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Ann Arbor authors share tips from new book: 'Tea for Dummies'

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'Tea for Dummies' Co-authors Lisa McDonald (left) and Jill Rheinheimer (right) in front of tea tins at Ann Arbor's TeaHaus, 204 N 4th Ave, Ann Arbor.

TRANSCRIPTION:

Cathy Shafran: This is 89 one WEMU-FM. I'm Cathy Shafran, and for the next few minutes we're going to be talking t how to choose it, how to drink it, how to determine if it has the benefits you're looking for. We're talking t today with Lisa McDonald, owner of the TeaHaus in Ann Arbor, and Jill Rheinheimer, who is the tea shop's media specialist. Together, this team has penned a book called "Tea for Dummies." I know I'd fit into the clientele pretty well. The book comes out in March, but the authors have agreed to join us today with some tips that you'll be able to find in the book once it's out. Lisa, Jill, thanks so much for joining us today.

Lisa McDonald: Thank you so much for having us.

Cathy Shafran: Okay, So, Lisa, your TeaHaus on Fourth Avenue, it has hundreds, more than 200 tins of tea. I'm curious, for the novice, for the tea for dummies. You walk in there. How do you know what tea that you are looking for?

Lisa McDonald: That's the most fun part of my job is to find the perfect tea for the customer. So, when you come in, our tea is very well situated visually and also, it's broken down into different sections. We have the black tea section, the green, the long, the herbals and so on. And then within that they're then even more diversified by the type of tea, if it's an aroma tea or if it's a classic tea. So classic teas are ones that don't have anything added to them. Whereas in Aroma, tea would have something fun like cinnamon or pineapple or flowers or whatever. So, I think it's just a matter of questioning the customer, what do they like? It's not about which tea to drink, but what they like to drink. So, if they like it more floral or more spicy or fruity, and then we can just kind of go from there.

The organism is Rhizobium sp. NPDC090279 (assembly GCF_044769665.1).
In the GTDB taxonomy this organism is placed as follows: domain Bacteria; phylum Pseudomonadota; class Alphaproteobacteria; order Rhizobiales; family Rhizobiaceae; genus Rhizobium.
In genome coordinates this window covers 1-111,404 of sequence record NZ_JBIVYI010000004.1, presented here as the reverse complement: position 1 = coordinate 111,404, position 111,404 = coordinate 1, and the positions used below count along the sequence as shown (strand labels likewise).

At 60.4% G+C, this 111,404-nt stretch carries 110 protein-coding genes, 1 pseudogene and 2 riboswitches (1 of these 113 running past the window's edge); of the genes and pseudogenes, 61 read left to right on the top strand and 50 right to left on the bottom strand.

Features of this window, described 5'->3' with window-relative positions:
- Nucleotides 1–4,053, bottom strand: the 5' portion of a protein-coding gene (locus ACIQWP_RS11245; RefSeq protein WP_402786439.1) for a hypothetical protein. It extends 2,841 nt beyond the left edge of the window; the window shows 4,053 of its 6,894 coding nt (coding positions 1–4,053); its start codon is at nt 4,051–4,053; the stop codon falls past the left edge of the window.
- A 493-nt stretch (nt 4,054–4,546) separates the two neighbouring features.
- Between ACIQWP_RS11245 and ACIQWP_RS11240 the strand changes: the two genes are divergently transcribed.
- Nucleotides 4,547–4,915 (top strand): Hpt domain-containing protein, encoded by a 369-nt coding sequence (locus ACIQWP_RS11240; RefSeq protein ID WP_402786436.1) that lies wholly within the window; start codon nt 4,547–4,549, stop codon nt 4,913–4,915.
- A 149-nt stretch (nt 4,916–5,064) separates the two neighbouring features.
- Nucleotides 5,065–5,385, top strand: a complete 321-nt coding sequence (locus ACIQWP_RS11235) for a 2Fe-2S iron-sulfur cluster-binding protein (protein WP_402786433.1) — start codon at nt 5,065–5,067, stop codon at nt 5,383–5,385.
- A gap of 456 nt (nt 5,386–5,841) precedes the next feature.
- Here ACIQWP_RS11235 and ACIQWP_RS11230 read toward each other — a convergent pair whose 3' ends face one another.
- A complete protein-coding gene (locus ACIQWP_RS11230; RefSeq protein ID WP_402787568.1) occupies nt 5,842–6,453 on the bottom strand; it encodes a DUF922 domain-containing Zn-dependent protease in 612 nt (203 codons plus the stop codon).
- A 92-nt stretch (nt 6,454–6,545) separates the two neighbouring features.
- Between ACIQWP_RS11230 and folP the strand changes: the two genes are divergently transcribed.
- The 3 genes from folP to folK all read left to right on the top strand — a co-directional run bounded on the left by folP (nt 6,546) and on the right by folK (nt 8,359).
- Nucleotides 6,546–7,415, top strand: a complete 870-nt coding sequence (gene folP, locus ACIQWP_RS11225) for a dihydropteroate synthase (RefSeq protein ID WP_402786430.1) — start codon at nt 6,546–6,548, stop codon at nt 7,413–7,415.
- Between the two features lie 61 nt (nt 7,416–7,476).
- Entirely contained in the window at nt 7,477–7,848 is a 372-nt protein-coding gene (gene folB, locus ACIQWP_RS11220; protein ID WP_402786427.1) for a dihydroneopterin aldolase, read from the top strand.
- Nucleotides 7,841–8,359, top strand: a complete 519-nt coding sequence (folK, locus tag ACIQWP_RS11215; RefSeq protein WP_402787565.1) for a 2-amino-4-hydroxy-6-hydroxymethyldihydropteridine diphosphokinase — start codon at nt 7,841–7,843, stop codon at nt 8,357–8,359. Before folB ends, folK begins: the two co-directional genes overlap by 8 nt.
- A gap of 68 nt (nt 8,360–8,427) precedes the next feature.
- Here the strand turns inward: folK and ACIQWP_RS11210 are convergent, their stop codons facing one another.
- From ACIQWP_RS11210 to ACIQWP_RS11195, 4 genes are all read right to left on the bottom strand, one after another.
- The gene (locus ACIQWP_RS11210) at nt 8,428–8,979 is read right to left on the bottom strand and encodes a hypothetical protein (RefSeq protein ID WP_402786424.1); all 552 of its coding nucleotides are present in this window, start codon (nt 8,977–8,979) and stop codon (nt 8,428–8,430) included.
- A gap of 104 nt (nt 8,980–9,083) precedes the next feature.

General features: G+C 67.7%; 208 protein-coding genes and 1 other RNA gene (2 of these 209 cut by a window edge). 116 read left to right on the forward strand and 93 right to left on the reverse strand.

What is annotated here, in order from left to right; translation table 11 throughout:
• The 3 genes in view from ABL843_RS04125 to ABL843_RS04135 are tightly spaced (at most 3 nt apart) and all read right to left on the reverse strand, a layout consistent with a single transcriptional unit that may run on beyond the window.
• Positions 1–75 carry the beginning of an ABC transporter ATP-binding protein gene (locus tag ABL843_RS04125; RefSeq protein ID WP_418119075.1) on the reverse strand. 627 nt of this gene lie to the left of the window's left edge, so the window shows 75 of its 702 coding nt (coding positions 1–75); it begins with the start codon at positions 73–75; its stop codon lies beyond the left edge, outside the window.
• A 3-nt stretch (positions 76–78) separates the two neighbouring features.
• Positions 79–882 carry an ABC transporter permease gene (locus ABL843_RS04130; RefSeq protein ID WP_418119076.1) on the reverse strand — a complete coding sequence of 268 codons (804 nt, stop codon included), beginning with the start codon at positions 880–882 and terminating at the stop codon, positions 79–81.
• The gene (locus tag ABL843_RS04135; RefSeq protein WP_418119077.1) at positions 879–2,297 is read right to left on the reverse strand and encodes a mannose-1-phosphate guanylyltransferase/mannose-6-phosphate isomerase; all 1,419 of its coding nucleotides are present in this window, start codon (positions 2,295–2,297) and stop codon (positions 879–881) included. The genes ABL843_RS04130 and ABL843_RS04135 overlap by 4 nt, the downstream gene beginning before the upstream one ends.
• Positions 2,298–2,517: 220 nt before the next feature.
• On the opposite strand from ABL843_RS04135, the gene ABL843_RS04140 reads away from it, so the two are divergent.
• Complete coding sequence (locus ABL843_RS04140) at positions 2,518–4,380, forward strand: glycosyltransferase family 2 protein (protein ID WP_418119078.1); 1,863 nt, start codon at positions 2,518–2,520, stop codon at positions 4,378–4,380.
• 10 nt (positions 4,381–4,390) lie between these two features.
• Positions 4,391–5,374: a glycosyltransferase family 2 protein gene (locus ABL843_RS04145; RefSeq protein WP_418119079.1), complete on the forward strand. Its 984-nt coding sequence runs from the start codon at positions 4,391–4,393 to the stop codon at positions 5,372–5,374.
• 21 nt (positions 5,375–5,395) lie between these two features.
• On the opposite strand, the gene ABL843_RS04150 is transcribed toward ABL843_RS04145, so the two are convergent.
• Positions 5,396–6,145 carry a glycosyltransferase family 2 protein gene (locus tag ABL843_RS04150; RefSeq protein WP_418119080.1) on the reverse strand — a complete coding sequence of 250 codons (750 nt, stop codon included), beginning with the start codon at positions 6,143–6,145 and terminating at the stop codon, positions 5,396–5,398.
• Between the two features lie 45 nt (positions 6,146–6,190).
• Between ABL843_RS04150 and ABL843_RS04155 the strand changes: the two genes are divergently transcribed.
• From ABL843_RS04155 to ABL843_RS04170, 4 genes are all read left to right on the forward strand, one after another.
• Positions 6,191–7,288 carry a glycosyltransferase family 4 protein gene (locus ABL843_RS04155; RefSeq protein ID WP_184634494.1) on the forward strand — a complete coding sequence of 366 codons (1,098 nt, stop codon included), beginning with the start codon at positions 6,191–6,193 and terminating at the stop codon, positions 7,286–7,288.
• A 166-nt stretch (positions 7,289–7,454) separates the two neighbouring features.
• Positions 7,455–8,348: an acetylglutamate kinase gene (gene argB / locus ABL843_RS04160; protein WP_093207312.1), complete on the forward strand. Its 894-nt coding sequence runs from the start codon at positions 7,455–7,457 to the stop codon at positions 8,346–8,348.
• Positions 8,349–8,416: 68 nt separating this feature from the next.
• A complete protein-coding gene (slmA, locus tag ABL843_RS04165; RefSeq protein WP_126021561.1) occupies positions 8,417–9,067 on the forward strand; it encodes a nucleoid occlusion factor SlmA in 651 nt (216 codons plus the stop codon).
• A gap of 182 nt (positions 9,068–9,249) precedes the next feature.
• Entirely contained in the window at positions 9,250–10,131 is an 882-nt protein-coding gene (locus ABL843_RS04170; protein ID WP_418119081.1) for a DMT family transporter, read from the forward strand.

Cathy Shafran: So, it's basically it's first deciding on the mood that you're in and what you're looking for the tea to provide in you, Is that it?

Lisa McDonald: Absolutely. And I think most people can narrow down what they don't like quicker than they can narrow down what they do. Like, I know people come in and they say, I don't like floral or I don't like spicy. And that's a really good way to start as well. We can also go and if they want a classic tea, then we can break it down. If they want something green or if they want something black or if they want something with caffeine without caffeine. But there's always ways to get the questions and the answers that you need to help them find the perfect cup.